A 45-year-old female with a history of hypertension and ulcerative colitis presents to the ED with a headache that started 2 weeks ago and has not gone away. She believes it is because of her high blood pressure (in triage, it is noted to be 200/108). This morning she woke up with numbness on the left side of her face, nausea, vomiting, and difficulty walking. On physical examination, you note a left facial droop, a left pronator drift, and unsteady gait. She is outside your institution’s stroke alert activation window. You obtain a stat head CT, which demonstrates a right thalamic infarction. Given her symptoms, you suspect a possible uncommon cause of her stroke, and perform CT venography, which reveals the presence of cerebral venous sinus thrombosis.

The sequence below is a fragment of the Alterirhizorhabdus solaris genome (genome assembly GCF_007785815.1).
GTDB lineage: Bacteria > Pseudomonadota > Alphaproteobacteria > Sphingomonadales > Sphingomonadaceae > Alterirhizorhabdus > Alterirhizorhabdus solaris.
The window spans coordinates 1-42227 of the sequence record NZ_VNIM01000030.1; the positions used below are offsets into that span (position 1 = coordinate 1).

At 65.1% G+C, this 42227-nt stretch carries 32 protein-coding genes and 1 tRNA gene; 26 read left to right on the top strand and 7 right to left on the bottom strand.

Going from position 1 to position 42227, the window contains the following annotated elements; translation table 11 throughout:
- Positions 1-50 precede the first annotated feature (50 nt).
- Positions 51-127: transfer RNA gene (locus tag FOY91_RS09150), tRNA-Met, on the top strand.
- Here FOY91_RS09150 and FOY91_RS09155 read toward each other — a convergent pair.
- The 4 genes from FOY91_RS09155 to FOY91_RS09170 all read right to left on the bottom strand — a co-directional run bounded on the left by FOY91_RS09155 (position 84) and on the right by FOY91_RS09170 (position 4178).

What is cerebral venous sinus thrombosis (CVST)?
CVST is the complete or partial occlusion of cerebral veins or dural sinuses secondary to an intraluminal thrombus. It is a relatively rare condition, with an annual incidence of 0.2 to 0.5 per 100,0001. It is 3 times more common in women, and is often associated with sinusitis, ear infections, trauma, surgery, hypercoagulable states, medications such as oral contraceptive pills (OCPs), steroids, and hematologic and inflammatory conditions such as ulcerative colitis (UC) and Systemic Lupus Erythematosus (SLE).2
How does cerebral venous sinus thrombosis present?
Headache is the most common symptom associated with CVST. Although the characters of the pain may be variable between individuals, the pain often starts gradually, and progress in severity over a period of days. In some cases, CVST may cause seizures, focal neurological deficits, and may even progress to encephalopathy in severe cases.2-5